Anti-Defection Law of India UPSC

Anti-Defection Law in India

Everything you need to know about Anti-Defection Law in India

Defection from one political party to another was grounds for disqualification under the 52nd Amendment Act of 1985, which allowed members of Parliament and state legislatures to be disqualified. It did so by amending four articles of the Constitution and adding a new Schedule to the Constitution (the Tenth Schedule). This statute is also known as the ‘anti-defection law.’

The 91st Amendment Act of 2003 makes one adjustment to the Tenth Schedule’s provisions. It deleted an exemption provision, which stated that disqualification for defection would not apply in the event of a split.

The Act’s provisions

The Tenth Schedule contains the following regulations regarding defection-related disqualification of members of Parliament and state legislatures:

Disqualification 
Members of Political Parties: A member of a House who is a member of a political party is disqualified from being a member of the House if he (a) voluntarily gives up his membership in such political party; or (b) votes or abstains from voting in such House in violation of any direction issued by his political party without obtaining prior permission from such party and such act is not condoned by the party within 15 days.

It is apparent from the preceding paragraph that a member elected on a party ticket must remain in the party and follow its rules.

Independent Members: If an independent member of the House is elected without being nominated by a political party, he is disqualified from remaining a member of the House if he later joins a political party.

Nominated Members: If a nominated member of a House joins a political party after six months from the day he takes his place in the House, he is disqualified from being a member of the House. This implies he can join any political party within six months of taking his House seat without risking being disqualified.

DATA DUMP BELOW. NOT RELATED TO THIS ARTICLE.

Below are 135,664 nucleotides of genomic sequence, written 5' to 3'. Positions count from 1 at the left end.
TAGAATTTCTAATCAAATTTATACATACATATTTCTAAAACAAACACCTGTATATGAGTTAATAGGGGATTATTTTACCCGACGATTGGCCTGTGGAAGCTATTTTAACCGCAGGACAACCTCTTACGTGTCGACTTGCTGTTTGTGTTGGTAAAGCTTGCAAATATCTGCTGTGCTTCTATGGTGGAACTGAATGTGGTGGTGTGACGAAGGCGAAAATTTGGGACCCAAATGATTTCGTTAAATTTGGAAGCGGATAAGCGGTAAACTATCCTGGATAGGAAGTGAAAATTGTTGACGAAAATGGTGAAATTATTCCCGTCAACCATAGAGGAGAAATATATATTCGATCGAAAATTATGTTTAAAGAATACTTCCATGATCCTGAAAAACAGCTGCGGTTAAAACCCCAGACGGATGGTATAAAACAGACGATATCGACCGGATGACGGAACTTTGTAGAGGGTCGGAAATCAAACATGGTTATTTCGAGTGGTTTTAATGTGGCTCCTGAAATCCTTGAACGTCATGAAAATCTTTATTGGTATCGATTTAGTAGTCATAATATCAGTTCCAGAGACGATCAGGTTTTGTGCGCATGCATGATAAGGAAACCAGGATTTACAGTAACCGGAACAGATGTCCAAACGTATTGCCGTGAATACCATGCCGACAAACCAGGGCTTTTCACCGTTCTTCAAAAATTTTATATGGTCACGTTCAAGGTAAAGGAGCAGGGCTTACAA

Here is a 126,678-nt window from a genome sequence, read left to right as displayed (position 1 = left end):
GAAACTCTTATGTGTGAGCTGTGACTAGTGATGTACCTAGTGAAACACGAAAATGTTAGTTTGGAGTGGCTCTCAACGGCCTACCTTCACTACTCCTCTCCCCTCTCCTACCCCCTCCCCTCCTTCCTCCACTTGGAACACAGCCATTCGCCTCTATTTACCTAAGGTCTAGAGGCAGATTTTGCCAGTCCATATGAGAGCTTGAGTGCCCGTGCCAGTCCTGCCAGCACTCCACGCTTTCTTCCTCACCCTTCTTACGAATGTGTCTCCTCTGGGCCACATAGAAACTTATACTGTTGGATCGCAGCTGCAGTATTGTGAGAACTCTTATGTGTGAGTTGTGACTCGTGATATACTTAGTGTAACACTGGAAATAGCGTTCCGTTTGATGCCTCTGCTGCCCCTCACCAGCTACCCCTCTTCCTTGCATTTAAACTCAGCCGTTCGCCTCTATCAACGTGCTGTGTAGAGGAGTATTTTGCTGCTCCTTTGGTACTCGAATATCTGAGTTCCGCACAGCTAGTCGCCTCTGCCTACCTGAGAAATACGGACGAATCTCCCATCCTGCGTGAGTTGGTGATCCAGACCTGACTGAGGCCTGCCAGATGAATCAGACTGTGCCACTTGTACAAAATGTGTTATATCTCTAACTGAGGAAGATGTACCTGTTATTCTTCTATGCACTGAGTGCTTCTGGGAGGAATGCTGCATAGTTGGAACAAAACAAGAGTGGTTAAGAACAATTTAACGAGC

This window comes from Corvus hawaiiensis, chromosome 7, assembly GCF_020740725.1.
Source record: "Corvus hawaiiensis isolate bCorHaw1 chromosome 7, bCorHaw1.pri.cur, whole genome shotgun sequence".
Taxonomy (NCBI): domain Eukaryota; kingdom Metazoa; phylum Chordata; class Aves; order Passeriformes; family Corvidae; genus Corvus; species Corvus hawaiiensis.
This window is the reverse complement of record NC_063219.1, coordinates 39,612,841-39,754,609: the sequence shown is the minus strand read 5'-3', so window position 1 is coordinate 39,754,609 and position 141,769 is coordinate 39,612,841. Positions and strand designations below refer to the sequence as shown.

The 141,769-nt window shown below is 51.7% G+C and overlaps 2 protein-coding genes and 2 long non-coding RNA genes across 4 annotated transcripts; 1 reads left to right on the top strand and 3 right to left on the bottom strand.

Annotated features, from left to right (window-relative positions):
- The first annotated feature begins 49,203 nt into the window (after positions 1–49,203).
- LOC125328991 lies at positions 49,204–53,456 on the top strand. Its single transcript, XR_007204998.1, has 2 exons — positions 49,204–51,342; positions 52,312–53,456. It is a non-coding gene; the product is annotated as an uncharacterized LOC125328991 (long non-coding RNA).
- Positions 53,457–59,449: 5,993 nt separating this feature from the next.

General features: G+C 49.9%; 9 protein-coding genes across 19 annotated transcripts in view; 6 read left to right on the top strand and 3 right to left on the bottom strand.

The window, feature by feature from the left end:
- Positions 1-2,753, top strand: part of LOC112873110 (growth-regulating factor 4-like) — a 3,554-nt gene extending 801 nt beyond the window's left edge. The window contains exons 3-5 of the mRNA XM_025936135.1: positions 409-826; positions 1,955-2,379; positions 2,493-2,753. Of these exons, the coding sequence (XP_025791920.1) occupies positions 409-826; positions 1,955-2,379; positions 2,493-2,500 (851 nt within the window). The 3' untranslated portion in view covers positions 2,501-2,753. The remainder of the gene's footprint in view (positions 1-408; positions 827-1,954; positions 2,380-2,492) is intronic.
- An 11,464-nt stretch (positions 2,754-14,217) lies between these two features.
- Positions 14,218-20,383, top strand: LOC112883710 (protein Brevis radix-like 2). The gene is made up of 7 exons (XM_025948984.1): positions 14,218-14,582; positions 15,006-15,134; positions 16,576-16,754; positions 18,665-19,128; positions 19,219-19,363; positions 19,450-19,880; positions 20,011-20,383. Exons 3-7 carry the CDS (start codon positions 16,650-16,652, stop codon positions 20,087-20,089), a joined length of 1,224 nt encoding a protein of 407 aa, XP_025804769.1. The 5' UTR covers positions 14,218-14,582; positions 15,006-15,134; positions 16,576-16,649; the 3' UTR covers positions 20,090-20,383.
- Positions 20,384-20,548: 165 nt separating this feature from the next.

2. Exceptions

The aforesaid defection disqualification does not apply in the following two situations:
(a) If a member leaves his or her political party as a result of a merger with another political party. A merger occurs when two-thirds of the members of a political party agree to it.
(b) If a member willingly gives up his or her membership in his or her political party after being elected as the House’s presiding officer or rejoins it after he or she no longer holds that post. Because of the dignity and impartiality of this office, this exemption has been granted.

The 91st Amendment Act of 2003 repealed the clause in the Tenth Schedule pertaining to exemption from disqualification in the event of a split by one-third of the members of the legislature party. This means that the defectors are no longer protected by the divides.